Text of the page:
China’s leaders are vowed to make their country a self-reliant “technology power” after a meeting to draft a development blueprint for the state-dominated economy (REUTERS)
The four-day plenary of the Chinese Communist Party signed off on President Xi Jinping’s plan to put innovation at the heart of China’s modernisation drive to develop the country into a powerhouse riding on the strength of domestic spending and tech self-reliance. But it was the party’s unusual decision to outline its vision for 2035 that has renewed buzz around President Xi’s plans for himself.
President Xi has never spoken about his plans but dropped enough hints over the last few years that he does not intend to walk away after completing his two terms that end in 2022. One of them was the decision to scrap a constitutional bar introduced by Deng Xiaoping in 1982 that prevented China’s president from serving more than two terms. That move had sparked off speculation that 67-year-old Xi Jinping could end up becoming China’s President-for-life.
The 67-year-old Chinese President has already emerged as the communist party’s most powerful leader after its founder Mao Zedong, holding the posts of party General Secretary, head of the military besides the Presidency.
In October 2017, Xi was only the second Chinese leader after Mao to have had an eponymous ideology included in the party’s charter while in office. President Xi firmly established his stamp of authority at that party plenary when he got the party leadership to end the system of collective leadership, a safeguard introduced by Deng Xiaoping to protect Chinese people from an autocratic regime similar to Mao Zedong’s years in power.
The 2017 plenary meeting that surrendered the leadership’s powers to Xi Jinping had been preceded by another purge of rivals in the party and the army, mostly by filing corruption cases against them. According to one analysis, commander-in-chief had purged 73 general-rank officers by 2016 and elevated officers loyal to him.
The CCP’s closed-door plenum consisting of about 204 full central committee members and 172 alternate members is held annually to review the policies of the party and the government. Previous plenums – the party’s name for these key meetings – have been used to signal personal moves, indicating leadership succession plans. But, there were none in the 19th Central Committee of the Communist Party of China (CPC) in its fifth plenary session’s document, which included a longer-term focus to 2035 by which time Xi would be 82, the same age as Mao Zedong when he died in 1976.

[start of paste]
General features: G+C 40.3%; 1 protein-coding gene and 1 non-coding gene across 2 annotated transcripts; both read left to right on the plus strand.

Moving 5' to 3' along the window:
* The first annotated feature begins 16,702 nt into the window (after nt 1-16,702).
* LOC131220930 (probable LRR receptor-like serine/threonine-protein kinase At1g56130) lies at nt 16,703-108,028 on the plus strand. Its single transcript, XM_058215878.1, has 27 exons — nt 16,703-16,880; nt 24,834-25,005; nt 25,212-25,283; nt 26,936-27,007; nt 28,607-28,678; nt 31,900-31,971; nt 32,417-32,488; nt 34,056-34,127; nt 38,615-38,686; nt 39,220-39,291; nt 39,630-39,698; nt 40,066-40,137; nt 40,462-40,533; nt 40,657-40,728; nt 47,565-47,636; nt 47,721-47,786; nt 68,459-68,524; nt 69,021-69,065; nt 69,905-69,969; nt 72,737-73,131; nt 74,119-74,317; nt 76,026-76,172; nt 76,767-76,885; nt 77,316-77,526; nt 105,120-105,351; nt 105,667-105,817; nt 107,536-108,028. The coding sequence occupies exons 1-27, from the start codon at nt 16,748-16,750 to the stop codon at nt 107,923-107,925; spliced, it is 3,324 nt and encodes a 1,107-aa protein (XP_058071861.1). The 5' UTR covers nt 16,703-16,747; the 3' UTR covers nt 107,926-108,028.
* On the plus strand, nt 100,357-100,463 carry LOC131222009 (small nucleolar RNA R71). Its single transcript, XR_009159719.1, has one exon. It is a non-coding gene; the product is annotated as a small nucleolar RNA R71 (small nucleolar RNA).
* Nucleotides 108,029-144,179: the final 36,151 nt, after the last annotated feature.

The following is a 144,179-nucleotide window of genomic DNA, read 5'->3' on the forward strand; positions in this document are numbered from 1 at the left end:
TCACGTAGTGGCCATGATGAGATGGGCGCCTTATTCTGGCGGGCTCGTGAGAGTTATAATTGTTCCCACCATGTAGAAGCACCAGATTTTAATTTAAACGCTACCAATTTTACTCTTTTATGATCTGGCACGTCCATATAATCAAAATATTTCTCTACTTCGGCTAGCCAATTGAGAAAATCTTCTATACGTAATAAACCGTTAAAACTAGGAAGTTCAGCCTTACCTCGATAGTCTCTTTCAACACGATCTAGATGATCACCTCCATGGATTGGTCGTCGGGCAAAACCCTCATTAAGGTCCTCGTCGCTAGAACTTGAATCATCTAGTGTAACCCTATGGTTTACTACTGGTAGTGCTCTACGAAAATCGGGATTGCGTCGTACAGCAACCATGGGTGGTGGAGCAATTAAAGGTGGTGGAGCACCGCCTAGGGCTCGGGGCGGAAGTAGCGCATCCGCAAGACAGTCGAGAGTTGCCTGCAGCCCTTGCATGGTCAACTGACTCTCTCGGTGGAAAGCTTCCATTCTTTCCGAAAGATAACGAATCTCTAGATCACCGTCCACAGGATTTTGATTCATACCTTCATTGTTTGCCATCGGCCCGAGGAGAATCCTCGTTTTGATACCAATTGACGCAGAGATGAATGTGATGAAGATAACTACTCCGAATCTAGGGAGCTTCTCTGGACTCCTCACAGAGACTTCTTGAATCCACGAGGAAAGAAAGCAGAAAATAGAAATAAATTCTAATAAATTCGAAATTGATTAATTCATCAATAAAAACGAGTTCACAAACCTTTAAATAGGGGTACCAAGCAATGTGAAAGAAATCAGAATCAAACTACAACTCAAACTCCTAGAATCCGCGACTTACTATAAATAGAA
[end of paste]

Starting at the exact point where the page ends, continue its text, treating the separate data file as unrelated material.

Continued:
China watchers link Beijing’s aggressive moves in the South China Sea, Hong Kong, Taiwan and at the Indian borders to Xi Jinping’s superpower ambitions vis-a-vis the United States that come across in his signature projects such as the Belt and Road Initiative (BRI), upgrading Chinese cities into smart cities through 5G and artificial intelligence, and pulling more countries into the ambit of the Chinese financial system.
The success of this strategy was on display this week when the United States secretary of state Mike Pompeo attempted to turn Sri Lanka into a partner in its alliance against the Chinese. President Gotabaya Rajapaksa is reported to have told the US team about the island’s reluctance to take sides, particularly in light of the billions of dollars that Beijing had poured into the island for years.
China watchers said the distinct possibility that President Xi Jinping could remain in power would be a key factor that countries would take into account when dealing with Beijing. “This is not a democracy where there is a possibility that the leadership can change after a certain period,” one of them said.
Like in the US where Donald Trump faces a challenge from Joe Biden, who is expected to be less unpredictable if he reaches the White House. Most observers believe that Biden was unlikely to be as shrill as Trump on China but it is going to be difficult for any US president to adopt a very different approach given President Xi’s ambitions.
Courtesy – Hindustan Times